Research firm brings expertise to Tower of Light project

Urban-Econ formulates business plan for huge St George’s Park precinct plan and unpacks its economic benefit

Urban-Econ Development Economists' Matthew Keeley, left, and Thomas Parsons are part of the consultancy's Nelson Mandela Bay team
INFORMED DECISIONS: Urban-Econ Development Economists' Matthew Keeley, left, and Thomas Parsons are part of the consultancy's Nelson Mandela Bay team
Image: EUGENE COETZEE

A national economic research consultancy with a strong presence in Nelson Mandela Bay has been lending its expertise to the huge Tower of Light project planned for the city. 

Urban-Econ Development Economists not only assisted in the drawing up of a business plan for the Tower of Light, a 27m tower to be built in honour of the late Nelson Mandela, but its researchers were brought in to consider the potential benefits such a development could have for the Bay’s economy and tourism offering. 

We asked the local team to share insights about their work in the city. 

Please give some background about Urban-Econ.

Urban-Econ Development Economists is a national economic research consultancy that assists clients in the public and private sectors to make informed, calculated decisions regarding investments, governance interventions and policies.

That we have regional offices throughout SA allows our professional researchers to fully appreciate local economic and socioeconomic dynamics unique to each study area when investigating the viability, sustainability and future effects of proposed projects and policies.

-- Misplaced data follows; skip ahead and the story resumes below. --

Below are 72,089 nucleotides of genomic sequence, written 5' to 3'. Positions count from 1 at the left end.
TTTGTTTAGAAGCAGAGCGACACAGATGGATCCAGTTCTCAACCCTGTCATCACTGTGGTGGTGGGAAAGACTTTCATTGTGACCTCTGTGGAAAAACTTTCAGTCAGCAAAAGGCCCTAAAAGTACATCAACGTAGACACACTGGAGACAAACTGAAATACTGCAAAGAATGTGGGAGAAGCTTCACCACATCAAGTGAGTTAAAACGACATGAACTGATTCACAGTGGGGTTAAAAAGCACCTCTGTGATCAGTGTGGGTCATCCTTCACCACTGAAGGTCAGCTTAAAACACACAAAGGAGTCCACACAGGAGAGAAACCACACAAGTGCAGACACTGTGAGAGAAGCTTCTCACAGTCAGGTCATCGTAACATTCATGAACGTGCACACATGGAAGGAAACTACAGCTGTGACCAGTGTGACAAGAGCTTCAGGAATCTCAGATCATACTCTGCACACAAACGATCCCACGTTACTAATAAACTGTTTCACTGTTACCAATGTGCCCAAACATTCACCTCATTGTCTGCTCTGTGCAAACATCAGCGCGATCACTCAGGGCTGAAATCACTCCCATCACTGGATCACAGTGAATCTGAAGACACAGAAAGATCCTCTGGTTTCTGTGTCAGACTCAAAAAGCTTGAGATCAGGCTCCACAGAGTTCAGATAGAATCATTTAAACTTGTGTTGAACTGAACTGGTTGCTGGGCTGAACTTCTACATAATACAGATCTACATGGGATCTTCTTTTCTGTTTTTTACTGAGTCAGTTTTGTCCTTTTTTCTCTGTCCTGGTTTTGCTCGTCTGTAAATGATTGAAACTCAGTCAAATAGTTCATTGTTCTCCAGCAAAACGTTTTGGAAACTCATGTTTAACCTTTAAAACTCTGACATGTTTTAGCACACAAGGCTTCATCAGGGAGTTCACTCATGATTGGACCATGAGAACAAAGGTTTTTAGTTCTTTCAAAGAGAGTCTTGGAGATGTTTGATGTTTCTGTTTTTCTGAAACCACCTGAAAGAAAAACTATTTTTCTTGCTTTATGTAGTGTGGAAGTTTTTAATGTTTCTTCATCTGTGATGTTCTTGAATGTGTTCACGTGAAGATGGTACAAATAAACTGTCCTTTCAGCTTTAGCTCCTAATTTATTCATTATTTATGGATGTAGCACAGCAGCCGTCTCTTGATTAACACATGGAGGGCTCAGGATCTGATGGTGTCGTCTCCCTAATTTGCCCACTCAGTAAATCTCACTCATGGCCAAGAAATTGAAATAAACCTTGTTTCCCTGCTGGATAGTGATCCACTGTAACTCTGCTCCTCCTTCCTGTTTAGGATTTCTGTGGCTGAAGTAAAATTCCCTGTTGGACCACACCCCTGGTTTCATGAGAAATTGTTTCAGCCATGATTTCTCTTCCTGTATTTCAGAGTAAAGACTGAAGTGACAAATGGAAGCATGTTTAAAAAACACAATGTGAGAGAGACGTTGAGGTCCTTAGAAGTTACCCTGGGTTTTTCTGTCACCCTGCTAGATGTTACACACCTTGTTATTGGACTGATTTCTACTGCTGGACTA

How does the consultancy address the unique needs and requirements of each client?

In each of our six regional offices, our economists and researchers possess extensive local knowledge of regional challenges, dynamics and development directions, allowing them to take a hands-on approach.

How did Urban-Econ begin?

Urban-Econ formed in 1985, when our founder and CEO, Dr Judex Oberholzer, recognised the need to combine economic and spatial research techniques using quantitative and qualitative data to make informed decisions.

Our Eastern Cape office was opened in 2004, and is based in Nelson Mandela Bay.

Our small team of eight development economists in our Eastern Cape office has, over the last 14 years, executed more than 500 research assignments in a range of fields across the Eastern Cape.

This has given them deep insight into the development dynamics of the Eastern Cape and Nelson Mandela Bay in particular — and what needs to be done to create jobs, fight poverty and reduce inequality.

What is Urban-Econ’s role in the Tower of Light process?

Urban-Econ joined the Tower of Light consortium to bring its local, Nelson Mandela Bay-specific development experience to the team.

Its role focused on assisting in the formulating of a business plan for the Tower of Light, testing the appetite for such a development and, importantly, considering what potential benefits, if any, the development could have on the economy of the metro.